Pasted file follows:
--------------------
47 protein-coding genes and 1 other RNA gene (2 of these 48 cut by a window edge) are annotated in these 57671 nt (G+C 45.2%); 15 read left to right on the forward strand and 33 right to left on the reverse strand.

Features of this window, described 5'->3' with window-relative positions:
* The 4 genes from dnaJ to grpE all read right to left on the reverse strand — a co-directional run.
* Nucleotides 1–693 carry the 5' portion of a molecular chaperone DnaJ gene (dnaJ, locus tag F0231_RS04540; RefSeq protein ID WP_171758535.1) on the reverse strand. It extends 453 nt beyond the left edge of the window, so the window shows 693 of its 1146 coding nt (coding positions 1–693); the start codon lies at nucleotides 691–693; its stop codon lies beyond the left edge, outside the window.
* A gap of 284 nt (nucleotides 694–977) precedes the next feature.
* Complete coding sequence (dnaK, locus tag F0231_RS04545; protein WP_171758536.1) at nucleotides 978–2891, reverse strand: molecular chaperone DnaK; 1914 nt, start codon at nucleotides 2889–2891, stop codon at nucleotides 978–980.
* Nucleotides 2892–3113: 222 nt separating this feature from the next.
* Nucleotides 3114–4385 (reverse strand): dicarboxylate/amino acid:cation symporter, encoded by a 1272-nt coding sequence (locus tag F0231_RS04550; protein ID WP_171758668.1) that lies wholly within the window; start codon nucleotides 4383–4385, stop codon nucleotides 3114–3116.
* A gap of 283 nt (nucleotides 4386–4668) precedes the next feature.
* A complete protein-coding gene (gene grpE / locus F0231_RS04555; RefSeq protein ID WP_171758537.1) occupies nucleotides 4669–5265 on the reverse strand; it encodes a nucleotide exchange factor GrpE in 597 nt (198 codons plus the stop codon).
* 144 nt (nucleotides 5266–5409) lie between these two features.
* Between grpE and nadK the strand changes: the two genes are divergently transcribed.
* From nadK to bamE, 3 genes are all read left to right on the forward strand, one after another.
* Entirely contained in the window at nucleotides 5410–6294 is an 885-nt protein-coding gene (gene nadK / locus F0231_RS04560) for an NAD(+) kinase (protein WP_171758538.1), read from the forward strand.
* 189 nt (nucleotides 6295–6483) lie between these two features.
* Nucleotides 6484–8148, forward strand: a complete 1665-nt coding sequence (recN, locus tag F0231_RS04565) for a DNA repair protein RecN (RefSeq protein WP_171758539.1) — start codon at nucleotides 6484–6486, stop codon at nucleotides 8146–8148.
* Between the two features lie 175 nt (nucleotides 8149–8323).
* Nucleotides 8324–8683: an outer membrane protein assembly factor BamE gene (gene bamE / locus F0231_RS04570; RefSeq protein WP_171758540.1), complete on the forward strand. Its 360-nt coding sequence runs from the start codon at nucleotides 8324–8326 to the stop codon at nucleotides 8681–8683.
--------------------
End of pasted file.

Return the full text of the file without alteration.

47 protein-coding genes and 1 other RNA gene (2 of these 48 cut by a window edge) are annotated in these 57671 nt (G+C 45.2%); 15 read left to right on the forward strand and 33 right to left on the reverse strand.

Features of this window, described 5'->3' with window-relative positions:
* The 4 genes from dnaJ to grpE all read right to left on the reverse strand — a co-directional run.
* Nucleotides 1–693 carry the 5' portion of a molecular chaperone DnaJ gene (dnaJ, locus tag F0231_RS04540; RefSeq protein ID WP_171758535.1) on the reverse strand. It extends 453 nt beyond the left edge of the window, so the window shows 693 of its 1146 coding nt (coding positions 1–693); the start codon lies at nucleotides 691–693; its stop codon lies beyond the left edge, outside the window.
* A gap of 284 nt (nucleotides 694–977) precedes the next feature.
* Complete coding sequence (dnaK, locus tag F0231_RS04545; protein WP_171758536.1) at nucleotides 978–2891, reverse strand: molecular chaperone DnaK; 1914 nt, start codon at nucleotides 2889–2891, stop codon at nucleotides 978–980.
* Nucleotides 2892–3113: 222 nt separating this feature from the next.
* Nucleotides 3114–4385 (reverse strand): dicarboxylate/amino acid:cation symporter, encoded by a 1272-nt coding sequence (locus tag F0231_RS04550; protein ID WP_171758668.1) that lies wholly within the window; start codon nucleotides 4383–4385, stop codon nucleotides 3114–3116.
* A gap of 283 nt (nucleotides 4386–4668) precedes the next feature.
* A complete protein-coding gene (gene grpE / locus F0231_RS04555; RefSeq protein ID WP_171758537.1) occupies nucleotides 4669–5265 on the reverse strand; it encodes a nucleotide exchange factor GrpE in 597 nt (198 codons plus the stop codon).
* 144 nt (nucleotides 5266–5409) lie between these two features.
* Between grpE and nadK the strand changes: the two genes are divergently transcribed.
* From nadK to bamE, 3 genes are all read left to right on the forward strand, one after another.
* Entirely contained in the window at nucleotides 5410–6294 is an 885-nt protein-coding gene (gene nadK / locus F0231_RS04560) for an NAD(+) kinase (protein WP_171758538.1), read from the forward strand.
* 189 nt (nucleotides 6295–6483) lie between these two features.
* Nucleotides 6484–8148, forward strand: a complete 1665-nt coding sequence (recN, locus tag F0231_RS04565) for a DNA repair protein RecN (RefSeq protein WP_171758539.1) — start codon at nucleotides 6484–6486, stop codon at nucleotides 8146–8148.
* Between the two features lie 175 nt (nucleotides 8149–8323).
* Nucleotides 8324–8683: an outer membrane protein assembly factor BamE gene (gene bamE / locus F0231_RS04570; RefSeq protein WP_171758540.1), complete on the forward strand. Its 360-nt coding sequence runs from the start codon at nucleotides 8324–8326 to the stop codon at nucleotides 8681–8683.